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Kodak loses patent case against Apple, RIM

The U.S. International Trade Commission on Friday dismissed a Kodak lawsuit against both Apple and Research in Motion that claimed the two companies infringed on a patent regarding previewing images with a digital camera.

Friday's ITC ruling is yet another nail in the coffin for the once giant photography pioneer that has been struggling to sell off a multibillion-dollar patent portfolio as part of the company's bankruptcy proceedings, reports The Wall Street Journal.

The trade body's six commissioners agreed with a recent decision from an ITC Administrative Law Judge who in May concluded the patent to be invalid. Kodak first asserted U.S. Patent No. 6,292,218 for "Method for Live View Display and Digital Camera Using Same" against Apple and the BlackBerry maker in 2010 as devices from both companies allegedly used "live view" technology purportedly covered by the '281 invention.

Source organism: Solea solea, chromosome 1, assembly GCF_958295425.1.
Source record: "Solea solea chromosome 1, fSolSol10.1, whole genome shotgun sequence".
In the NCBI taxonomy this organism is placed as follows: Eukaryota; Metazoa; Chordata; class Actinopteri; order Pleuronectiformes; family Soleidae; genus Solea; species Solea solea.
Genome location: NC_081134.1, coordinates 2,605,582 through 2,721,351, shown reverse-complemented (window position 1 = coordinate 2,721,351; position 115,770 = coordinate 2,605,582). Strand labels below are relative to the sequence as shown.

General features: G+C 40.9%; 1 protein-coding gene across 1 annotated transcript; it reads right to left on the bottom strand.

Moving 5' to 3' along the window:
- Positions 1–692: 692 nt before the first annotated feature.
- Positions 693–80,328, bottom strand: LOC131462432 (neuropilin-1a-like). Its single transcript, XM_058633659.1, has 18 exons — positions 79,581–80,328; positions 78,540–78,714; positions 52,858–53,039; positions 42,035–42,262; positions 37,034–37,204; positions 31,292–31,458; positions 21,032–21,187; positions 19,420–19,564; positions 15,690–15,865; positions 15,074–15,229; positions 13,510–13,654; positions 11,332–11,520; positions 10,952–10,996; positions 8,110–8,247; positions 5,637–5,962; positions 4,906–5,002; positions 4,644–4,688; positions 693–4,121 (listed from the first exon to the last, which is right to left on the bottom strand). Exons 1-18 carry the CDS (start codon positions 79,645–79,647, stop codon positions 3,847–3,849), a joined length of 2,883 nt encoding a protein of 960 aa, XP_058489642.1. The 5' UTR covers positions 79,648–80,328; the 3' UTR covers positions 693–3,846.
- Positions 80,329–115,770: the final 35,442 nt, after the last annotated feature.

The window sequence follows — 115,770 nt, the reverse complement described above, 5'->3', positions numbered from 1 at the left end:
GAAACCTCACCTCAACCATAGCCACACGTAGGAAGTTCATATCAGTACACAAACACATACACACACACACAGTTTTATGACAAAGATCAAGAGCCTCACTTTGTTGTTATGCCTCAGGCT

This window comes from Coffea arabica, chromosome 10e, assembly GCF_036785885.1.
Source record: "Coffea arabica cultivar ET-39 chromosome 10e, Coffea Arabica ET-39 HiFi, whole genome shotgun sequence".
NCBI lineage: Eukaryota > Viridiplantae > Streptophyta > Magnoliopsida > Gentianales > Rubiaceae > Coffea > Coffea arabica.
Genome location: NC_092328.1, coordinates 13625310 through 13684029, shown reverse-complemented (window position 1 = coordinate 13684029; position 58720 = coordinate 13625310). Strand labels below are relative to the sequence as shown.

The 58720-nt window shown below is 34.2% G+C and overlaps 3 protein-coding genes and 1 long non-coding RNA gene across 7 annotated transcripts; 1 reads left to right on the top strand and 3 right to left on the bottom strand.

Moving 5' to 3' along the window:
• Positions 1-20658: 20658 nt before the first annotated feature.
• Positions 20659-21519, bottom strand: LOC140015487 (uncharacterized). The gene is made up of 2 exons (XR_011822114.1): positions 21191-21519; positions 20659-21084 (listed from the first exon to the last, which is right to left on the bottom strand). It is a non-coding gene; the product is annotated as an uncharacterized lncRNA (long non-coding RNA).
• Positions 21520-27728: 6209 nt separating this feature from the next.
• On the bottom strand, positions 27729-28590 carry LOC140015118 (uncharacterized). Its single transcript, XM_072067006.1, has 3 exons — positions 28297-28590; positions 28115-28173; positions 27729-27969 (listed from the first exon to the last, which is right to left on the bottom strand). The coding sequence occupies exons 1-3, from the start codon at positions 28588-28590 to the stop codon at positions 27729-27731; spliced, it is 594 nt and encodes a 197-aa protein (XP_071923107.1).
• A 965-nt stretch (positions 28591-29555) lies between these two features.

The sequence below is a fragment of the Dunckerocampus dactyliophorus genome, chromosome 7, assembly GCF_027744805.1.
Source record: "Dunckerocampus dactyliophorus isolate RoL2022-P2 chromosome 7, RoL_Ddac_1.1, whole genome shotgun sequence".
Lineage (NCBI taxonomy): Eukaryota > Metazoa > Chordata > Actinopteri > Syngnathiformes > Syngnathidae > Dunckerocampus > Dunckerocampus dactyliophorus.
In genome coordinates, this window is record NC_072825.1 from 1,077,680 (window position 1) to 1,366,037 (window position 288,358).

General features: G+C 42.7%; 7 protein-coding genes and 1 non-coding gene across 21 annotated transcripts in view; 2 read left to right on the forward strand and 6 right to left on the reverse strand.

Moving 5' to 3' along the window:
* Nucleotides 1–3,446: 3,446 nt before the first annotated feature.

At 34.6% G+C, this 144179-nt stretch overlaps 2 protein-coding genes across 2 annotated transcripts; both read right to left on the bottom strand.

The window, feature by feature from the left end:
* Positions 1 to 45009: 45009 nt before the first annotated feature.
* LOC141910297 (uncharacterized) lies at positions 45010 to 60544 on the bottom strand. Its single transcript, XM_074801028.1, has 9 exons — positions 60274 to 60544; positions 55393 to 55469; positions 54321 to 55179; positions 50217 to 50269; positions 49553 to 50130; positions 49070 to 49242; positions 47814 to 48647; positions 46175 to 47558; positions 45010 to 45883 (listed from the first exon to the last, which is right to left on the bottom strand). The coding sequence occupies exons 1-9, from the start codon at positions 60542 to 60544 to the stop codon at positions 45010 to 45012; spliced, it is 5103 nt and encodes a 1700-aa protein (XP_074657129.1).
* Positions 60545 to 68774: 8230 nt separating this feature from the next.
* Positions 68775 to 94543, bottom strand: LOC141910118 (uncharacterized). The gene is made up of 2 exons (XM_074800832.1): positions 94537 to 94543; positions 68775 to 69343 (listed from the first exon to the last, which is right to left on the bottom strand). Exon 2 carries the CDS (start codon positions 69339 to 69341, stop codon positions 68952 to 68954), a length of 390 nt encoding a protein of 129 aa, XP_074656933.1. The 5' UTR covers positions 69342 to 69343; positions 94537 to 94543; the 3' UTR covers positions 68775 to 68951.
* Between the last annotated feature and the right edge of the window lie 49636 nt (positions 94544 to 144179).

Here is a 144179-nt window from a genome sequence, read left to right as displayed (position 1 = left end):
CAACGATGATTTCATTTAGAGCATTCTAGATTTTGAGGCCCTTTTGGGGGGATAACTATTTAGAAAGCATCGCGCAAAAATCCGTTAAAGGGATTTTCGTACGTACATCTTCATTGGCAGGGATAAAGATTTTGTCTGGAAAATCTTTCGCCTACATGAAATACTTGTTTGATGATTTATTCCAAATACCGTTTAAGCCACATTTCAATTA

Pundits question whether an upcoming sale of 1,100 patents will raise the $2.6 billion Kodak claims the portfolio is worth as the '281 property was thought to be one of the strongest in the lot.

"The ones that have been litigated are the most valuable ones," Kodak Chief Executive Officer Antonio Perez said last year.

Source: Apple

The WSJ notes that Kodak signed image-preview licenses with 32 companies including Samsung and LG which purchased rights to use the technology for a combined sum of nearly $1 billion. Kodak reportedly thought the '281 patent could take advantage of the recent proliferation of camera-toting smartphones and tablets.

It was reported earlier in July that Kodak's patent sale would move forward despite attempts from Apple to block the sale on ownership claims.

Kodak hopes the proceeds from the IP selloff will allow for a company restructuring that will see a focus on printers and printing equipment.